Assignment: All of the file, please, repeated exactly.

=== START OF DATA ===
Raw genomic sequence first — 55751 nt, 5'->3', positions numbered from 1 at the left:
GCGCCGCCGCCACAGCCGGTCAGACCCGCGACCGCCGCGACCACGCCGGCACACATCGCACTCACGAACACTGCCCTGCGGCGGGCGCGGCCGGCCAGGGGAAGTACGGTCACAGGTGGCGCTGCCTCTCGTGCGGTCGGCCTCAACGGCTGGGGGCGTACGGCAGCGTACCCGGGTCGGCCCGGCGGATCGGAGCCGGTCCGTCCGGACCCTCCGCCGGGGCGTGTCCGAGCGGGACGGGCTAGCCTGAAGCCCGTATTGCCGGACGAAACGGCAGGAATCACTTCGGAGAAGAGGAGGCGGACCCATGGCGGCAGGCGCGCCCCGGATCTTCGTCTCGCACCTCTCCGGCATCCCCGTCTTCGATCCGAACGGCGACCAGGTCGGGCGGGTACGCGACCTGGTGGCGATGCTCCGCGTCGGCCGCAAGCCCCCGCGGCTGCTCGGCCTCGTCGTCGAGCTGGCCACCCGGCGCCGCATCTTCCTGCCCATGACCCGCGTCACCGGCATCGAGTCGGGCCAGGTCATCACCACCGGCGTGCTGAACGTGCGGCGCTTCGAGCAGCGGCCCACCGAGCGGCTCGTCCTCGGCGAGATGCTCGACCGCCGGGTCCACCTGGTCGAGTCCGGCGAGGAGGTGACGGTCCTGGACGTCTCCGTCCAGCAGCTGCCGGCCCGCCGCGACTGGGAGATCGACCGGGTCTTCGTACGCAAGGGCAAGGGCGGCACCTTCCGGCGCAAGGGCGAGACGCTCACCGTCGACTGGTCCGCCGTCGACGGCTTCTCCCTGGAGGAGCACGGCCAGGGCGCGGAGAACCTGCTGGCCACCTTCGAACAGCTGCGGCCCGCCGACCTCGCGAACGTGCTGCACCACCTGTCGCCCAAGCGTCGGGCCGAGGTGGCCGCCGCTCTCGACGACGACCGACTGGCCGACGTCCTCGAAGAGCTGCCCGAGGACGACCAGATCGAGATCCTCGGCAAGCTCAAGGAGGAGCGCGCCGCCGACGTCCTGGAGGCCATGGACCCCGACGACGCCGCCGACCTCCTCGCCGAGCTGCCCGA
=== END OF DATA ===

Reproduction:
Raw genomic sequence first — 55751 nt, 5'->3', positions numbered from 1 at the left:
GCGCCGCCGCCACAGCCGGTCAGACCCGCGACCGCCGCGACCACGCCGGCACACATCGCACTCACGAACACTGCCCTGCGGCGGGCGCGGCCGGCCAGGGGAAGTACGGTCACAGGTGGCGCTGCCTCTCGTGCGGTCGGCCTCAACGGCTGGGGGCGTACGGCAGCGTACCCGGGTCGGCCCGGCGGATCGGAGCCGGTCCGTCCGGACCCTCCGCCGGGGCGTGTCCGAGCGGGACGGGCTAGCCTGAAGCCCGTATTGCCGGACGAAACGGCAGGAATCACTTCGGAGAAGAGGAGGCGGACCCATGGCGGCAGGCGCGCCCCGGATCTTCGTCTCGCACCTCTCCGGCATCCCCGTCTTCGATCCGAACGGCGACCAGGTCGGGCGGGTACGCGACCTGGTGGCGATGCTCCGCGTCGGCCGCAAGCCCCCGCGGCTGCTCGGCCTCGTCGTCGAGCTGGCCACCCGGCGCCGCATCTTCCTGCCCATGACCCGCGTCACCGGCATCGAGTCGGGCCAGGTCATCACCACCGGCGTGCTGAACGTGCGGCGCTTCGAGCAGCGGCCCACCGAGCGGCTCGTCCTCGGCGAGATGCTCGACCGCCGGGTCCACCTGGTCGAGTCCGGCGAGGAGGTGACGGTCCTGGACGTCTCCGTCCAGCAGCTGCCGGCCCGCCGCGACTGGGAGATCGACCGGGTCTTCGTACGCAAGGGCAAGGGCGGCACCTTCCGGCGCAAGGGCGAGACGCTCACCGTCGACTGGTCCGCCGTCGACGGCTTCTCCCTGGAGGAGCACGGCCAGGGCGCGGAGAACCTGCTGGCCACCTTCGAACAGCTGCGGCCCGCCGACCTCGCGAACGTGCTGCACCACCTGTCGCCCAAGCGTCGGGCCGAGGTGGCCGCCGCTCTCGACGACGACCGACTGGCCGACGTCCTCGAAGAGCTGCCCGAGGACGACCAGATCGAGATCCTCGGCAAGCTCAAGGAGGAGCGCGCCGCCGACGTCCTGGAGGCCATGGACCCCGACGACGCCGCCGACCTCCTCGCCGAGCTGCCCGA